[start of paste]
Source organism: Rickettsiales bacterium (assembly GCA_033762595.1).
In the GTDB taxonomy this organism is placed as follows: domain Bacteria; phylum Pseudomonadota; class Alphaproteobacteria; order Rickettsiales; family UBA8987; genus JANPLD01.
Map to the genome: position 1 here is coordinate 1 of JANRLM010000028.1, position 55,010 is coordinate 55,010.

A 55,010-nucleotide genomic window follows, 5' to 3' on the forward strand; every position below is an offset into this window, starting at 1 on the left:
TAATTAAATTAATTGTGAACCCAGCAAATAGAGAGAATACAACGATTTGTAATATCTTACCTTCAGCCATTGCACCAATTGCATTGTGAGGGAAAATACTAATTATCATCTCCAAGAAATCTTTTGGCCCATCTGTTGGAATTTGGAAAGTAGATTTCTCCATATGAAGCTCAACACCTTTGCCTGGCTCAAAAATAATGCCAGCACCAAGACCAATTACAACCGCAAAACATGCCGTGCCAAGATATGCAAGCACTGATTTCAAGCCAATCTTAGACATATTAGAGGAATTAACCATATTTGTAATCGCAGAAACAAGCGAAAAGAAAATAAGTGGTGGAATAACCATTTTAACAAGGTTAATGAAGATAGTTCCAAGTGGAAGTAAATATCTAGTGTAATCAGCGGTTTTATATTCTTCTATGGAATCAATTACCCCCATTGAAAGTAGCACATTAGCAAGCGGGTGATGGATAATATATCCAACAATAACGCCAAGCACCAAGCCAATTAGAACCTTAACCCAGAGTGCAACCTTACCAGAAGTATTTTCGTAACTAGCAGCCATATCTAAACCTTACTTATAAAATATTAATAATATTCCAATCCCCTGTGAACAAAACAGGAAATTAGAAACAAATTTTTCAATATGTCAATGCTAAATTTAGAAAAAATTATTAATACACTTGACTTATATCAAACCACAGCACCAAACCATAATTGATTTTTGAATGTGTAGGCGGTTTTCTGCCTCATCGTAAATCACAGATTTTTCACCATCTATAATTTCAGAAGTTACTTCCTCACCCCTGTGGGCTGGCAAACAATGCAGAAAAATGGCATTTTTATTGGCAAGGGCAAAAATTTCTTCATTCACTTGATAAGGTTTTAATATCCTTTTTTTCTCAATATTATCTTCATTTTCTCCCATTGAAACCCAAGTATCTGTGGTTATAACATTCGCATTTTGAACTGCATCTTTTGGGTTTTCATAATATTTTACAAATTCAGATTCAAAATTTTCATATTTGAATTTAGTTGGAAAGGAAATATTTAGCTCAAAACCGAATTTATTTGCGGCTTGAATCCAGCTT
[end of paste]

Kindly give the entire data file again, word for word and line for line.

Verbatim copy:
Source organism: Rickettsiales bacterium (assembly GCA_033762595.1).
In the GTDB taxonomy this organism is placed as follows: domain Bacteria; phylum Pseudomonadota; class Alphaproteobacteria; order Rickettsiales; family UBA8987; genus JANPLD01.
Map to the genome: position 1 here is coordinate 1 of JANRLM010000028.1, position 55,010 is coordinate 55,010.

A 55,010-nucleotide genomic window follows, 5' to 3' on the forward strand; every position below is an offset into this window, starting at 1 on the left:
TAATTAAATTAATTGTGAACCCAGCAAATAGAGAGAATACAACGATTTGTAATATCTTACCTTCAGCCATTGCACCAATTGCATTGTGAGGGAAAATACTAATTATCATCTCCAAGAAATCTTTTGGCCCATCTGTTGGAATTTGGAAAGTAGATTTCTCCATATGAAGCTCAACACCTTTGCCTGGCTCAAAAATAATGCCAGCACCAAGACCAATTACAACCGCAAAACATGCCGTGCCAAGATATGCAAGCACTGATTTCAAGCCAATCTTAGACATATTAGAGGAATTAACCATATTTGTAATCGCAGAAACAAGCGAAAAGAAAATAAGTGGTGGAATAACCATTTTAACAAGGTTAATGAAGATAGTTCCAAGTGGAAGTAAATATCTAGTGTAATCAGCGGTTTTATATTCTTCTATGGAATCAATTACCCCCATTGAAAGTAGCACATTAGCAAGCGGGTGATGGATAATATATCCAACAATAACGCCAAGCACCAAGCCAATTAGAACCTTAACCCAGAGTGCAACCTTACCAGAAGTATTTTCGTAACTAGCAGCCATATCTAAACCTTACTTATAAAATATTAATAATATTCCAATCCCCTGTGAACAAAACAGGAAATTAGAAACAAATTTTTCAATATGTCAATGCTAAATTTAGAAAAAATTATTAATACACTTGACTTATATCAAACCACAGCACCAAACCATAATTGATTTTTGAATGTGTAGGCGGTTTTCTGCCTCATCGTAAATCACAGATTTTTCACCATCTATAATTTCAGAAGTTACTTCCTCACCCCTGTGGGCTGGCAAACAATGCAGAAAAATGGCATTTTTATTGGCAAGGGCAAAAATTTCTTCATTCACTTGATAAGGTTTTAATATCCTTTTTTTCTCAATATTATCTTCATTTTCTCCCATTGAAACCCAAGTATCTGTGGTTATAACATTCGCATTTTGAACTGCATCTTTTGGGTTTTCATAATATTTTACAAATTCAGATTCAAAATTTTCATATTTGAATTTAGTTGGAAAGGAAATATTTAGCTCAAAACCGAATTTATTTGCGGCTTGAATCCAGCTT